1. Turn the Pandoro on it's side and carefully cut six slices horizontally.
  2. In a large mixing bowl add the mascarpone cheese and powdered sugar, cream well beating with a mixer.
  3. Next add the heavy cream into the mascarpone mixture, beating well into stiff peaks, not soft and loose.
  4. Fold in lemon curd, start with a heaping tablespoon and keep adding more to taste and stiffness of the cream mixture, remember you don't want it runny.
  5. Place the largest slice onto your serving platter.
  6. Brush first layer with limoncello, if not using liqueur just brush the layer with a thin swipe of lemon curd.
  7. Spread cream mixture all over the top.
  8. Top with the next largest slice making sure to angle it so the points of the star do not align.
  9. Repeat with the limoncello and cream mixture on each layer and finally the top.
  10. At this point you can refrigerate it over night and decorate it closer to the time you will be serving it. I've done it hours before. Try not to serve it ice cold from the fridge, let it sit out a little.
  11. To cut remover layer by layer and cut into serving size, when you get towards the bottom you can cut into wedges.
  12. Remember, the skies the limit on flavor and decorating, make it your own!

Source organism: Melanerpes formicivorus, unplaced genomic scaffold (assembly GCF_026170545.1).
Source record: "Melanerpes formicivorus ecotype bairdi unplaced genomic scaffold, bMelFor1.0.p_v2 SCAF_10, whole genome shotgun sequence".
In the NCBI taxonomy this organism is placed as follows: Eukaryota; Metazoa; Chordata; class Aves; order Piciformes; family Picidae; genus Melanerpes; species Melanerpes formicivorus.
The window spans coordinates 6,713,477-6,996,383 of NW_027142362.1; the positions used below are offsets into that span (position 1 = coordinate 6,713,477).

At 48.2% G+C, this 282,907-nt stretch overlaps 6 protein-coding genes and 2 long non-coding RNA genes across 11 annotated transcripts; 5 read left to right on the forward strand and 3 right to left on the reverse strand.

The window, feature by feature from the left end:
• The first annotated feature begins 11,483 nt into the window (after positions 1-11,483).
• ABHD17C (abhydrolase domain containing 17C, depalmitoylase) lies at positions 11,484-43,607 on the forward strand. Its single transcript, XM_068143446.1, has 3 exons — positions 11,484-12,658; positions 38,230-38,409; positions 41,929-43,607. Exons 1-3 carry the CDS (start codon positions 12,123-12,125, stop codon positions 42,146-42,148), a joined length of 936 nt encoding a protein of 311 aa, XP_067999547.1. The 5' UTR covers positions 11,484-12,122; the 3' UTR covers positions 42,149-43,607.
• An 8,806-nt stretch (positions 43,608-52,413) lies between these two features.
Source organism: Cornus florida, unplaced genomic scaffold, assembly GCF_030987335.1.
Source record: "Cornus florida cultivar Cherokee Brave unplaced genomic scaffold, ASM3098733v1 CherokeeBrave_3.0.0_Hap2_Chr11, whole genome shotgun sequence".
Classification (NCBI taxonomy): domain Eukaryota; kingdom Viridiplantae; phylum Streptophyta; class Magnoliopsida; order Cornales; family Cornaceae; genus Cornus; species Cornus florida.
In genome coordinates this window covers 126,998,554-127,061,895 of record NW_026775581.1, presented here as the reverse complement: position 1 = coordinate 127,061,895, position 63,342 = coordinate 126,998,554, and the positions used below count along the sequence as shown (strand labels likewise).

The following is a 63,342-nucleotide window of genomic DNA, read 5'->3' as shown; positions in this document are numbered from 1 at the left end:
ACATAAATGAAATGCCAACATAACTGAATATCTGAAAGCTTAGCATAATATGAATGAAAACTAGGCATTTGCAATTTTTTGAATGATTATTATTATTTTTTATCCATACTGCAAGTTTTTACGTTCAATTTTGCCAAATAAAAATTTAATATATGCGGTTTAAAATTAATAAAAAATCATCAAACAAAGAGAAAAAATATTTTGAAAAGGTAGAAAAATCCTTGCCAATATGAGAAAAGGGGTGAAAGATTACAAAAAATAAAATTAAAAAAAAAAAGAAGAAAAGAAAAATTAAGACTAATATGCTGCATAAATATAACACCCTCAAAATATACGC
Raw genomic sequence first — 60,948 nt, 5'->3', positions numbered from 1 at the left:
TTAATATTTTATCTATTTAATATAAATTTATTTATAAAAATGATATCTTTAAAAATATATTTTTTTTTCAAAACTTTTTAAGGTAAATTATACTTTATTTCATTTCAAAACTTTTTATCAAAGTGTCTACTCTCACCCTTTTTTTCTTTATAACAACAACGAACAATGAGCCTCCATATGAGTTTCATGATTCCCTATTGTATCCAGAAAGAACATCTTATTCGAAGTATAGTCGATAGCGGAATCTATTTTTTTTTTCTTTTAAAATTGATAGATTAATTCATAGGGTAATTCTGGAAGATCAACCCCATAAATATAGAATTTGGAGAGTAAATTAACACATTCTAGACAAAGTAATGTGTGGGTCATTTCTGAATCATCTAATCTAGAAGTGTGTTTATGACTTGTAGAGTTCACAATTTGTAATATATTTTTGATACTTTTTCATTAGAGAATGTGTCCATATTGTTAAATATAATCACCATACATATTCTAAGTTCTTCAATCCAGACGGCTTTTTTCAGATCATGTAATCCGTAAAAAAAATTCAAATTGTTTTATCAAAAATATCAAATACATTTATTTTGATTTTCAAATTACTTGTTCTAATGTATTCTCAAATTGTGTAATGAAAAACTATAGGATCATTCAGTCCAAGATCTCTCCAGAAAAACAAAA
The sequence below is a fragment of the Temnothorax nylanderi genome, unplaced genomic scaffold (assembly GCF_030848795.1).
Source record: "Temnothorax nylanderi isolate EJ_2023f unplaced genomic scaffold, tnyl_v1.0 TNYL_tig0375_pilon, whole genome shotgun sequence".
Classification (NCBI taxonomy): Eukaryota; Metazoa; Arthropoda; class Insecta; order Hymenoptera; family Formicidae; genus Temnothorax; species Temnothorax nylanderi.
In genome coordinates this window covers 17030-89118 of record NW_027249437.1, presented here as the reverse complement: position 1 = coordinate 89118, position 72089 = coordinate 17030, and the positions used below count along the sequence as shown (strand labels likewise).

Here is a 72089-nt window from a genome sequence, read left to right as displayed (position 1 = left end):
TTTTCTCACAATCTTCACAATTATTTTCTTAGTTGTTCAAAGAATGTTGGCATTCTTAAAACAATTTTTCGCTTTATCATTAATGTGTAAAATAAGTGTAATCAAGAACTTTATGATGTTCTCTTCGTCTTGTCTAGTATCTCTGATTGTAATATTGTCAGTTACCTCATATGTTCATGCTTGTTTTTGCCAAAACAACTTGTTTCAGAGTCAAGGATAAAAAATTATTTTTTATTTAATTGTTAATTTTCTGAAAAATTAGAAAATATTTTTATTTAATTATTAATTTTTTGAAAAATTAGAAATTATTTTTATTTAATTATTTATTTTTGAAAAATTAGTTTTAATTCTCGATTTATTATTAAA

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  1. Merry Christmas Marie! Just finished my (your) tree and it look wonderful! Wish I could send you a picture of my first attempt. Can’t wait to bring it to my sis in law’s house tonight. It will be a great end to our seven fishes. Buon Natale!

  2. This is beautiful, Marie! I’m wondering if you know of a place I can purchase a pandoro pan. I would love to make one myself.

    • Joann, They are readily available in Italian markets this time of year, even local grocery stores, HomeGoods, and if all else fails you can order it on Amazon

  3. So lovely! Too pretty to eat, but I’m sure it tastes delicious.

  4. So pretty! What is the best way to cut/serve this? Thank you!

    • I put the instructions at the bottom of the recipe Laura but basically you remove layer by layer and cut into serving size and when you get towards the bottom you’ll be able to cut it into wedges.

  5. This is absolutely one of my favorite recipes for Christmas. Try with some Strega if you can find it and you’ll see how great it is!

  6. Patricia Vastalo says

    I’d love to have your recipes for the ravioli dough and fillings. I have not had success finding a pasta dough that freezes well. The frozen ravioli fall apart when I place them in simmering water. What’s your secret? I have the ravioli forms and the pasta roller but I’m ready to give up! There’s just 2 of us in the household, so when I make a batch of ravioli, some have to be frozen. I really enjoy your blog and you’ve inspired me to make the Italian Christmas cake with the grandchildren for our dessert on the 25th. They’ll be over the moon! Thank you for writing such a wonderful blog. The pics are gorgeous too.

    • Patricia, I’m so excited that you’re making the Christmas cake, please send me a picture of your creation. I will send you my ravioli recipe but please look over all my ravioli posts many times I have addressed your questions. It could be your dough, also I only go up to the number 5 with the pasta attachment. let me know how it all goes for you!